Tuesday, October 25, 2011

Run to the Hills

Iron Maiden are the last act standing from the late-1970s onslaught of the New Wave of the British Heavy metal movement, after other kindred metallists have fallen by the wayside. To a large extent, Iron Maiden's singular blend of astonishing, dextrous triple-guitar interplay, brutal, punishing rhythms, intentionally grandiose classical-literature influenced lyrics, and of course, Bruce Dickinson's distinctive, attention-grabbing air-raid siren wail place them several notches above the rest of the heavy metal crowd. Iron Maiden mostly earned their stripes in the 1980s, and while they may have lacked the ostentatious showmanship and rock-star glitz and glitter of other metal gangs, but they more than made up for it with their experienced, adept playing and aggressive, dynamic musical template, with landmark albums like 'The Number of the Beast', 'Powerslave' and 'Seventh Son of a Seventh Son' comprising no-brainer must-haves in any self-respecting metal enthusiast's library. Check out one of the band's most enduring standards, the thumping, throbbing 'Run to the Hills', captured in a superior live reading at the Rock in Rio festival in 2001.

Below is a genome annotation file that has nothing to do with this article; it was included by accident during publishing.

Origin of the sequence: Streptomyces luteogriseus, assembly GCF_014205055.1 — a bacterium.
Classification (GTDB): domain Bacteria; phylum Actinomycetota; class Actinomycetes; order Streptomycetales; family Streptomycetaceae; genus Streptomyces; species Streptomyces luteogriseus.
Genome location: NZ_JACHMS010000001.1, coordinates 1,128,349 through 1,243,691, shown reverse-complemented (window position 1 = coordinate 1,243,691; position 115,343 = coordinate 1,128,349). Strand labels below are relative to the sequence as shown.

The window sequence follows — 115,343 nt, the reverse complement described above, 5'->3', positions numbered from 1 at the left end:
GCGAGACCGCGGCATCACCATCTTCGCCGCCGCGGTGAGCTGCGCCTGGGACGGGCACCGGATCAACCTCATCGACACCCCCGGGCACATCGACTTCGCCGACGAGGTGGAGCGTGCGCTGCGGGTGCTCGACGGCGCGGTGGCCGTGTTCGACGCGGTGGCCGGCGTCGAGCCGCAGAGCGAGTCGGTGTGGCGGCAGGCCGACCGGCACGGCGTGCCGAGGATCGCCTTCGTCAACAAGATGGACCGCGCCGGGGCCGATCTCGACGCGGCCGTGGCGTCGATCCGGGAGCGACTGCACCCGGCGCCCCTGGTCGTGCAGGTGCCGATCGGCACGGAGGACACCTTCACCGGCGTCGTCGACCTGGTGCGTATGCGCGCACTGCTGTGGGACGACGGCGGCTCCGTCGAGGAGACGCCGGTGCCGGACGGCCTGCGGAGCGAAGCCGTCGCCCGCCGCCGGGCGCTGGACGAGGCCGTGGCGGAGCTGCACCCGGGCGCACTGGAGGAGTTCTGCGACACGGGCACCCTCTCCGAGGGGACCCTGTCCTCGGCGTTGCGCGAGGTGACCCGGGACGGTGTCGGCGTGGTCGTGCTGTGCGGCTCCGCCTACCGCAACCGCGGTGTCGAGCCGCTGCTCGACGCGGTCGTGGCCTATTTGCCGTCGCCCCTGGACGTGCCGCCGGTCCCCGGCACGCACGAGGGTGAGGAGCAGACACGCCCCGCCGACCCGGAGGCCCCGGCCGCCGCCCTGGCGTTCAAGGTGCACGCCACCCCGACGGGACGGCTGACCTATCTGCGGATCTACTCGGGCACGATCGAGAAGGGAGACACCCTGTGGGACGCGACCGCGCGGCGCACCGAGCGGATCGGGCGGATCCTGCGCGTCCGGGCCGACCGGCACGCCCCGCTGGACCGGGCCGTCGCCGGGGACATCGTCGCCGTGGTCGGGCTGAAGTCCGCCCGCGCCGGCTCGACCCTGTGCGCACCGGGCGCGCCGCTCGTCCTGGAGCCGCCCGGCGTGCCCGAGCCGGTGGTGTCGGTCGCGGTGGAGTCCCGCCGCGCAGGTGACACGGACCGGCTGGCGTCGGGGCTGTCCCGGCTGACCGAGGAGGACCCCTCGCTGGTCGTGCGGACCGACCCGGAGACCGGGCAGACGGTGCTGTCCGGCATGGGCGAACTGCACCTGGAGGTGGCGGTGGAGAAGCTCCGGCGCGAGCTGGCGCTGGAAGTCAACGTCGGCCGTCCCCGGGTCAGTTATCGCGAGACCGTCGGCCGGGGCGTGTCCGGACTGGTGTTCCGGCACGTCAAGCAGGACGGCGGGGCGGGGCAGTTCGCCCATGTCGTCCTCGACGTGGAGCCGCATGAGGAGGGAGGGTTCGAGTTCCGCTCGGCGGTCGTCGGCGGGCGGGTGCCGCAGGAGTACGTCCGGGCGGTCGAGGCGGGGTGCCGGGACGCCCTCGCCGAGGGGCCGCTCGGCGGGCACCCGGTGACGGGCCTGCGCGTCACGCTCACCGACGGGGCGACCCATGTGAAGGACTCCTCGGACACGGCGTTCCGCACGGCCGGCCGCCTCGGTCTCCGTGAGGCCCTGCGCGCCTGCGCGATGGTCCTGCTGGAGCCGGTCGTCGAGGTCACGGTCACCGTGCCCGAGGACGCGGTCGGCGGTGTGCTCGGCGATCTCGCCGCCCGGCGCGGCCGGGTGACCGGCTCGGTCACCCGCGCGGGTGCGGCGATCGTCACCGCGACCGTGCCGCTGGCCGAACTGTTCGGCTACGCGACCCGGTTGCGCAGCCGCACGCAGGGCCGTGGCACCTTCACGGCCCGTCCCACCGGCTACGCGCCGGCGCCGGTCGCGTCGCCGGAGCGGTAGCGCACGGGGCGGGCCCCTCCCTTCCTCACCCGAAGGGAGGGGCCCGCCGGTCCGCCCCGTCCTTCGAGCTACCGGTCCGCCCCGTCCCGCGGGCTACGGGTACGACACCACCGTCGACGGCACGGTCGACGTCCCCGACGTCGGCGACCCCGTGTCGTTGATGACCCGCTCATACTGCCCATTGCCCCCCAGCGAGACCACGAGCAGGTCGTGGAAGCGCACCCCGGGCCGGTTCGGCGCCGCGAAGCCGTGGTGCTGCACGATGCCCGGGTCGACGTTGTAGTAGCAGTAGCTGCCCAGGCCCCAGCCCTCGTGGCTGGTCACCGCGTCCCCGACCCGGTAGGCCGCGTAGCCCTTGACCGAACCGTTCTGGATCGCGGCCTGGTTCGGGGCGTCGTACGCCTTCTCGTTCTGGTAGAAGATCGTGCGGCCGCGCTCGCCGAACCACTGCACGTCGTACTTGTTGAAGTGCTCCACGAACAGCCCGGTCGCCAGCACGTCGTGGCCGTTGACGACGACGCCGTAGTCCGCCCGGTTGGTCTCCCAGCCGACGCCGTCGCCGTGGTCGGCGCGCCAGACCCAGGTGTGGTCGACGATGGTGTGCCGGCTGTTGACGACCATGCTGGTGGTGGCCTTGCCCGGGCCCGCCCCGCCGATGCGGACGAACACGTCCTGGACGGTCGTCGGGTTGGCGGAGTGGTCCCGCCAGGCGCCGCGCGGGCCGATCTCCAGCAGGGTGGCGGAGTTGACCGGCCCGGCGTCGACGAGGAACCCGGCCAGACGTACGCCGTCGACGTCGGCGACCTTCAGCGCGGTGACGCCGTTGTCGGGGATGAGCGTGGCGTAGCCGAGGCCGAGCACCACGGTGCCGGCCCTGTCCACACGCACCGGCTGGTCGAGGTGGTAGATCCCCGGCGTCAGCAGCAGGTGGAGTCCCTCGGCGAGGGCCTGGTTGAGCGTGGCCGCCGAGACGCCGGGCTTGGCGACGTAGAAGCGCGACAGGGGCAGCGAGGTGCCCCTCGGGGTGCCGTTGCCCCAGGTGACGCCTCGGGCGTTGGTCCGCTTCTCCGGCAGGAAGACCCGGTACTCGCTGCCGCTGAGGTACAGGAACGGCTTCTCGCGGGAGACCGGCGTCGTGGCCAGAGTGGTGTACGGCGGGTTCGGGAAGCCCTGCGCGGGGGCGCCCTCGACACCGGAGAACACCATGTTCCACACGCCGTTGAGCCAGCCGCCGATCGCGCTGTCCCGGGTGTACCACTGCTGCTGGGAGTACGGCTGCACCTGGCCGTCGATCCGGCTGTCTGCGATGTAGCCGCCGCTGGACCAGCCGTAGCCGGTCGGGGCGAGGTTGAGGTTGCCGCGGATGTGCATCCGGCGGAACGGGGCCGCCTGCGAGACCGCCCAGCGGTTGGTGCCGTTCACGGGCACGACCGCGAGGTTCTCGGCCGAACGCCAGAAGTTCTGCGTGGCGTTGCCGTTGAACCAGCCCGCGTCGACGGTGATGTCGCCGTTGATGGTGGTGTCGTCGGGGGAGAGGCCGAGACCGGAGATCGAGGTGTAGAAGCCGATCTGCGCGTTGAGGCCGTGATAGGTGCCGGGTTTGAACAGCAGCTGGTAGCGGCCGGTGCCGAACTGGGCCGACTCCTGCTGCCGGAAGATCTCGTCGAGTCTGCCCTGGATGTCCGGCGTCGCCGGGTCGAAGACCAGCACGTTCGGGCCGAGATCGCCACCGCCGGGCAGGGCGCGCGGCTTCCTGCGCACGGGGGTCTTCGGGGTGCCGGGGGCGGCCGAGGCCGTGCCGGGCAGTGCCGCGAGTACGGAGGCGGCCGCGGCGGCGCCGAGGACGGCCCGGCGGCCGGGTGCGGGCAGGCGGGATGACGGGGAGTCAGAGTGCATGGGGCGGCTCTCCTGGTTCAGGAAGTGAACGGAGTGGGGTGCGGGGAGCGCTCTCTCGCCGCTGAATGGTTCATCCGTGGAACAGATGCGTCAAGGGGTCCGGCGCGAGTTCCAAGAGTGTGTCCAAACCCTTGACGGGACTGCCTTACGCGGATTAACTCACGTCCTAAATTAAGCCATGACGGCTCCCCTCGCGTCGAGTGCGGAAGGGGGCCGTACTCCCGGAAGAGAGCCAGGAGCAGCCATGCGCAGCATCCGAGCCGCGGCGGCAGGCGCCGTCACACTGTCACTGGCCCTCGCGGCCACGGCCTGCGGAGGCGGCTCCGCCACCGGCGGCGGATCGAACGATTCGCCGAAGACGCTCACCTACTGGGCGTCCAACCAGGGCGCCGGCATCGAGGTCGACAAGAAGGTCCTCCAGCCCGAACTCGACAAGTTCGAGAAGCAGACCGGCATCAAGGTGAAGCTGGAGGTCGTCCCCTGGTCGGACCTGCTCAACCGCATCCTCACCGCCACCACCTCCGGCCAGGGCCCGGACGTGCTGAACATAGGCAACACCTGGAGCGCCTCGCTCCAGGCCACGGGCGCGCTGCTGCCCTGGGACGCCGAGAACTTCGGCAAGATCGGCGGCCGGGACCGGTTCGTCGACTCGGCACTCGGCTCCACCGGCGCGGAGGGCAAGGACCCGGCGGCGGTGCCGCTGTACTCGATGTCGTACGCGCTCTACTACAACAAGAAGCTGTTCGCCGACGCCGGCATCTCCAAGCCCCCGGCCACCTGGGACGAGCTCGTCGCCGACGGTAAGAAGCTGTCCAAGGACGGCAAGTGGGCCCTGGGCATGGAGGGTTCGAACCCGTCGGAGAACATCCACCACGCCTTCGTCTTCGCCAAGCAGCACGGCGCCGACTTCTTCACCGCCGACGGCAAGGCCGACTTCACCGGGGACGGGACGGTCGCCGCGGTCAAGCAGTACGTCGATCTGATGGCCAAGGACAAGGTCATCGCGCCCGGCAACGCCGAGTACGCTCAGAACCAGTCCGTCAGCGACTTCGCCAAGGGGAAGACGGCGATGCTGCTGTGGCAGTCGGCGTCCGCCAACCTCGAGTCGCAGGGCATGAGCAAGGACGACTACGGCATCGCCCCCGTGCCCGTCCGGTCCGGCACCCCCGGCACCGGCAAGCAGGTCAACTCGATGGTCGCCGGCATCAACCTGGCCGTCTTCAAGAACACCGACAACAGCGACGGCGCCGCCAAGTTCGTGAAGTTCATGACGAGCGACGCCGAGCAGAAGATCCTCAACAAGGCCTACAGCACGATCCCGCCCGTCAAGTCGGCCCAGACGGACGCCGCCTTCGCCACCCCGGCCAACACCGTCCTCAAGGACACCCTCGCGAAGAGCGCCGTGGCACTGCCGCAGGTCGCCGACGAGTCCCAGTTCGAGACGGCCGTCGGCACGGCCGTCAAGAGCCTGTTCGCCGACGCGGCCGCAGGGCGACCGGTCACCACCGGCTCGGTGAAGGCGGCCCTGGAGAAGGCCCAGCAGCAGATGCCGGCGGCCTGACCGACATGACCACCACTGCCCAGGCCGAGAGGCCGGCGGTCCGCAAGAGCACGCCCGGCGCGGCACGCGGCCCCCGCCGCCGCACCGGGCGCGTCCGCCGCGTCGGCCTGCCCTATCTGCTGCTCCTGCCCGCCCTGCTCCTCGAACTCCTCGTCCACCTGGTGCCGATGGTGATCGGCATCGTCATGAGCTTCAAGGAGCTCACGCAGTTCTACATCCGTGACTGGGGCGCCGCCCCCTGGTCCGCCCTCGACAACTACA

Monday, October 10, 2011

Pacific State

Mancunian collective 808 State revolutionised the acid-house sound in the early 1990s by incorporating structured, song-based forms and some good, old-fashioned rock firepower into the overall texture of that house sub-genre. This resulted in a wondrous, utterly compelling aesthetic that deftly went beyond dance music's basic nature of spare, repetitive rhythms, and made the trio household names everywhere, from dank, cavernous underground clubs, to shimmering mainstream dance palaces, and even on the indie and commercial charts, where they scored with a handful of scene-defining hits. Of course, 808 State’s signature tune remains the blissful, glittering 'Pacific State', which effectively became the bona fide anthem of the second Summer of Love of 1989-1990 upon its initial release. While this ambient-house classic has turned up in various permutations since then, its original version remains the most exceptional edition, with its percolating, rhythmic synth chords, kinetic bass backbeat and that unmistakable, siren song-like sampled-saxophone riff. Check out the appropriately psychedelic, kaleidoscopic video clip, which seems to have been made to be played on giant video screens during those long, lost nights of frenetic, Ecstasy-fuelled raves which were all the rage back then.